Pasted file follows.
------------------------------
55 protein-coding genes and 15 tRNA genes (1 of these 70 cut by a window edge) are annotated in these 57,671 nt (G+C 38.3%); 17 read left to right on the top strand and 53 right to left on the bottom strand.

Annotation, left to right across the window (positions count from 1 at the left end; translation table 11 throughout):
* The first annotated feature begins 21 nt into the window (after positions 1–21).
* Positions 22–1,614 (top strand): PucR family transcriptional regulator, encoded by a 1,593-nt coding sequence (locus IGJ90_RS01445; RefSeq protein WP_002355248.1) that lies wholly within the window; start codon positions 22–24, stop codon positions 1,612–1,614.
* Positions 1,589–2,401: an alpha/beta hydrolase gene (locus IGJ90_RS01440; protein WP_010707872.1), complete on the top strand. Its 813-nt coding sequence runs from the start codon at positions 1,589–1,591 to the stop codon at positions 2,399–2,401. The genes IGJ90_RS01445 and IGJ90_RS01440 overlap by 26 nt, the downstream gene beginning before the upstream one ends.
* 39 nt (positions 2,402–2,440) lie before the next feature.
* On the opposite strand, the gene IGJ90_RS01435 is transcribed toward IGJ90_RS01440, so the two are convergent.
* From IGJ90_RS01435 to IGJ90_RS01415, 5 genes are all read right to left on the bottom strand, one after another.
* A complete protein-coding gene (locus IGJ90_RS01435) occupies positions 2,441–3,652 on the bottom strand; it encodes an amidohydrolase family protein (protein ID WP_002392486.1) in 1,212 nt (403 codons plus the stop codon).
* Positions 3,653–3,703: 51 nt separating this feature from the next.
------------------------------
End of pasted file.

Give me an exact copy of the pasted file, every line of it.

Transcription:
55 protein-coding genes and 15 tRNA genes (1 of these 70 cut by a window edge) are annotated in these 57,671 nt (G+C 38.3%); 17 read left to right on the top strand and 53 right to left on the bottom strand.

Annotation, left to right across the window (positions count from 1 at the left end; translation table 11 throughout):
* The first annotated feature begins 21 nt into the window (after positions 1–21).
* Positions 22–1,614 (top strand): PucR family transcriptional regulator, encoded by a 1,593-nt coding sequence (locus IGJ90_RS01445; RefSeq protein WP_002355248.1) that lies wholly within the window; start codon positions 22–24, stop codon positions 1,612–1,614.
* Positions 1,589–2,401: an alpha/beta hydrolase gene (locus IGJ90_RS01440; protein WP_010707872.1), complete on the top strand. Its 813-nt coding sequence runs from the start codon at positions 1,589–1,591 to the stop codon at positions 2,399–2,401. The genes IGJ90_RS01445 and IGJ90_RS01440 overlap by 26 nt, the downstream gene beginning before the upstream one ends.
* 39 nt (positions 2,402–2,440) lie before the next feature.
* On the opposite strand, the gene IGJ90_RS01435 is transcribed toward IGJ90_RS01440, so the two are convergent.
* From IGJ90_RS01435 to IGJ90_RS01415, 5 genes are all read right to left on the bottom strand, one after another.
* A complete protein-coding gene (locus IGJ90_RS01435) occupies positions 2,441–3,652 on the bottom strand; it encodes an amidohydrolase family protein (protein ID WP_002392486.1) in 1,212 nt (403 codons plus the stop codon).
* Positions 3,653–3,703: 51 nt separating this feature from the next.